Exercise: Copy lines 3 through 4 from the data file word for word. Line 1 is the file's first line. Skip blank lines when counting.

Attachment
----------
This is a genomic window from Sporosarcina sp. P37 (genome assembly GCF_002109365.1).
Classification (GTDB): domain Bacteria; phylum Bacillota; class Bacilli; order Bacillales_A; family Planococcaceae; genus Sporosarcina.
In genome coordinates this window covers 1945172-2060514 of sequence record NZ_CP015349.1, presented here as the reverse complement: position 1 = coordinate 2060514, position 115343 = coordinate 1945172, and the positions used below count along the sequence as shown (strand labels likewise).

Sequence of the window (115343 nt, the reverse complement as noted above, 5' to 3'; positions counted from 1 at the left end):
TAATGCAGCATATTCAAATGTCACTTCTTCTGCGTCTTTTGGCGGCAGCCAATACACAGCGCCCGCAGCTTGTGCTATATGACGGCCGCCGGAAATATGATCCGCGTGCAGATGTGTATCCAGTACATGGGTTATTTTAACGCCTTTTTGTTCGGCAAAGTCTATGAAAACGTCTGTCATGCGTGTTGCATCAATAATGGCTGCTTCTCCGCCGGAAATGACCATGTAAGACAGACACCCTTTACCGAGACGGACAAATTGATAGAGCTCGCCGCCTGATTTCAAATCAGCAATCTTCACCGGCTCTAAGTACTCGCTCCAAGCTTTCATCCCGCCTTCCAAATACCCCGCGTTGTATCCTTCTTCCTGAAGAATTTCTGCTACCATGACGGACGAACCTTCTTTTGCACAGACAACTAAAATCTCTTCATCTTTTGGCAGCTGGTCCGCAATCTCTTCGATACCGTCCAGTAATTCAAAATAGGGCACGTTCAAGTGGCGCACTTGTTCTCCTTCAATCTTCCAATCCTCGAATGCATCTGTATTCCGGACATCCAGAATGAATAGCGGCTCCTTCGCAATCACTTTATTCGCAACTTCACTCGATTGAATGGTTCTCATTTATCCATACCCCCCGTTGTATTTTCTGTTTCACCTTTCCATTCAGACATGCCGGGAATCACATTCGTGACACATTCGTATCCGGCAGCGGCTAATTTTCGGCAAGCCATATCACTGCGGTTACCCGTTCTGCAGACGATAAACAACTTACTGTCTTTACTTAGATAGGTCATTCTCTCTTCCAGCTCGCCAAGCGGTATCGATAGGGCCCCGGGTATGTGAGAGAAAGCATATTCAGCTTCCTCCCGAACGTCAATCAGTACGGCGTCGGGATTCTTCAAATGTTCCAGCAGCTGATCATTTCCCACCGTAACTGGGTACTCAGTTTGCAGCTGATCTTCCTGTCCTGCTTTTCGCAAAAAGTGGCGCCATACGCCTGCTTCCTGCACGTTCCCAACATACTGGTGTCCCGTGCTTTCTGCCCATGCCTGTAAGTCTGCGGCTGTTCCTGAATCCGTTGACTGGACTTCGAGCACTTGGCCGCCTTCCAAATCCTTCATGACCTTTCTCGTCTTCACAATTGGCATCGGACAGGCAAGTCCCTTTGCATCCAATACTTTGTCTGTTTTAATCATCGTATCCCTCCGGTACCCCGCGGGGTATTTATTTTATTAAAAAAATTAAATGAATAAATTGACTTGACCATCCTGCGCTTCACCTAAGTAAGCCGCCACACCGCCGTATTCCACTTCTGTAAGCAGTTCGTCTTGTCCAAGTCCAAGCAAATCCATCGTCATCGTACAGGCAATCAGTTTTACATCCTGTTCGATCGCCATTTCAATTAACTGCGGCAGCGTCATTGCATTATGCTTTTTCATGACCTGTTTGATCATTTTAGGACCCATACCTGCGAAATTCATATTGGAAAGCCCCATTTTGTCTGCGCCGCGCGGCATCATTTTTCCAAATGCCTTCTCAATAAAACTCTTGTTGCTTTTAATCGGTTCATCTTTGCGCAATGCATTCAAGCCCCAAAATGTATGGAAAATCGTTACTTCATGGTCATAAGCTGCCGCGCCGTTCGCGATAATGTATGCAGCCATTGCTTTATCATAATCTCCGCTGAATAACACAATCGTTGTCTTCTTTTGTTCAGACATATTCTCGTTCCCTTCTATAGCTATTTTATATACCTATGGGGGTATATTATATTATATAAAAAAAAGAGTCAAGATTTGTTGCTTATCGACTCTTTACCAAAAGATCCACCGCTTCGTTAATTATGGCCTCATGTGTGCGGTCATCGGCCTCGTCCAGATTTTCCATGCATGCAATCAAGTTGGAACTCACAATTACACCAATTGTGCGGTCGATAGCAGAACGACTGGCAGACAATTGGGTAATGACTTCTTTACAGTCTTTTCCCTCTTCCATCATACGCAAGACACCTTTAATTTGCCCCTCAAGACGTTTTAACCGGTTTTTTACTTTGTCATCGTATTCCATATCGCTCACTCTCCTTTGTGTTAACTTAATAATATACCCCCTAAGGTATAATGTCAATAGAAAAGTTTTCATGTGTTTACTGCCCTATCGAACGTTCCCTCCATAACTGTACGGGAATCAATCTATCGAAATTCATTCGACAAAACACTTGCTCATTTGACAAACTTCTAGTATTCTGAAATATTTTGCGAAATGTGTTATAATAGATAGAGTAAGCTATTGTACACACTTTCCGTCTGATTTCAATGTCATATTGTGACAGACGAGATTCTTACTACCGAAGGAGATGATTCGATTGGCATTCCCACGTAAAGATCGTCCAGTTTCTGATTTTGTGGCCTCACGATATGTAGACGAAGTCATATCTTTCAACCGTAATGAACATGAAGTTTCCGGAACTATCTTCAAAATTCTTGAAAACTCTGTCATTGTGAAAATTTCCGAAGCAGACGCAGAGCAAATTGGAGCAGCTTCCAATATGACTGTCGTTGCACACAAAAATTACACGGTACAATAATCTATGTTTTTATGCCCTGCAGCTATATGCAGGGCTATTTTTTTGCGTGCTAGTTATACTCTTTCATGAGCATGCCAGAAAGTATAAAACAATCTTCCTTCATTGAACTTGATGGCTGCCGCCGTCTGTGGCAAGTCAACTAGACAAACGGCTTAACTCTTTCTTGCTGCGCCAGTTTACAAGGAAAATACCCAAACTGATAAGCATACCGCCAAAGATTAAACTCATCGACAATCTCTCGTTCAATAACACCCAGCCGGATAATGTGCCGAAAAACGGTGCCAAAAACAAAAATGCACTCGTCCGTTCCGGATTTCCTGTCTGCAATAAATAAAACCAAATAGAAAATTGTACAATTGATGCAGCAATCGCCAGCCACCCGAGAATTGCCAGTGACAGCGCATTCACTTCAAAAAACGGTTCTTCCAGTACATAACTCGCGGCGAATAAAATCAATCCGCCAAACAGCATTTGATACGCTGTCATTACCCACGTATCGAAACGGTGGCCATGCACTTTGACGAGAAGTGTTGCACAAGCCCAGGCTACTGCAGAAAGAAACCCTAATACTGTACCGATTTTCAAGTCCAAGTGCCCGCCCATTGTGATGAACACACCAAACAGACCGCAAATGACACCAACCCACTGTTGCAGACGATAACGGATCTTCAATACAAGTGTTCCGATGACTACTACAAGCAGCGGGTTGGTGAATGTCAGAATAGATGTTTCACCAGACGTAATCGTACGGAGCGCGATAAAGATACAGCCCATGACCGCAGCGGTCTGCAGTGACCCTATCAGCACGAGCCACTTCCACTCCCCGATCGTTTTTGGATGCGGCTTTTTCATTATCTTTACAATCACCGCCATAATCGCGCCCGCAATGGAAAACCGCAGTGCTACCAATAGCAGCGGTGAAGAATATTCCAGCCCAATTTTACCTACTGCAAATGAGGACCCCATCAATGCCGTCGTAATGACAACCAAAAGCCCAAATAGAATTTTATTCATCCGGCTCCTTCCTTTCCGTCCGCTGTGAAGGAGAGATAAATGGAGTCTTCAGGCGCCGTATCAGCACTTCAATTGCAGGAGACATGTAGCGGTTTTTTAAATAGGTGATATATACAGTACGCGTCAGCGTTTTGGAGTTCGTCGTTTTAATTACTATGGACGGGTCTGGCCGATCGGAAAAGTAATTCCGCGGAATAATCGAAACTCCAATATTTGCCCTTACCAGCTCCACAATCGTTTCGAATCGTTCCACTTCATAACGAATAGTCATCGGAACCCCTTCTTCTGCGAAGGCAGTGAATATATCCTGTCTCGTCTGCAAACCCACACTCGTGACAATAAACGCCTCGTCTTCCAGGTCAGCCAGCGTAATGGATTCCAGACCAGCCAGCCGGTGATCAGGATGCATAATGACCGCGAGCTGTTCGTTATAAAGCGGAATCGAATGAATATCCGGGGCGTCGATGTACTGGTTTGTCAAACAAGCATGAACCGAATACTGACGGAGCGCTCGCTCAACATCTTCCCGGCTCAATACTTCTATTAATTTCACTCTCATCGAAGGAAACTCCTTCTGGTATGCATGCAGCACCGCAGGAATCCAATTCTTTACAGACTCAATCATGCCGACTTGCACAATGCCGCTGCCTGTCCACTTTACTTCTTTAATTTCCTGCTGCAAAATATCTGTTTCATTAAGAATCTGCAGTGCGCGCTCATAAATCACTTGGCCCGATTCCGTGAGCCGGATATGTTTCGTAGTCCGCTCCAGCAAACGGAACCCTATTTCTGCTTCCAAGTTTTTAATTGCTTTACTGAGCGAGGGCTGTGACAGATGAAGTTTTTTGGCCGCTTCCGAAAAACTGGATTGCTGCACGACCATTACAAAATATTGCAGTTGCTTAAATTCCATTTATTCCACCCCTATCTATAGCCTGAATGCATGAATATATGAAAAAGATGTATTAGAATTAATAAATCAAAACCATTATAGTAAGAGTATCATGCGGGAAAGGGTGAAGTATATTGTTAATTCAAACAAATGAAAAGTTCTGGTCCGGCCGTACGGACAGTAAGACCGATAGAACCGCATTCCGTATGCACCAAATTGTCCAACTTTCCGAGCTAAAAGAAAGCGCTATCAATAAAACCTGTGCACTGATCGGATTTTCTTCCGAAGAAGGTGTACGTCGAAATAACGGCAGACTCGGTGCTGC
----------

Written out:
In genome coordinates this window covers 1945172-2060514 of sequence record NZ_CP015349.1, presented here as the reverse complement: position 1 = coordinate 2060514, position 115343 = coordinate 1945172, and the positions used below count along the sequence as shown (strand labels likewise).

Sequence of the window (115343 nt, the reverse complement as noted above, 5' to 3'; positions counted from 1 at the left end):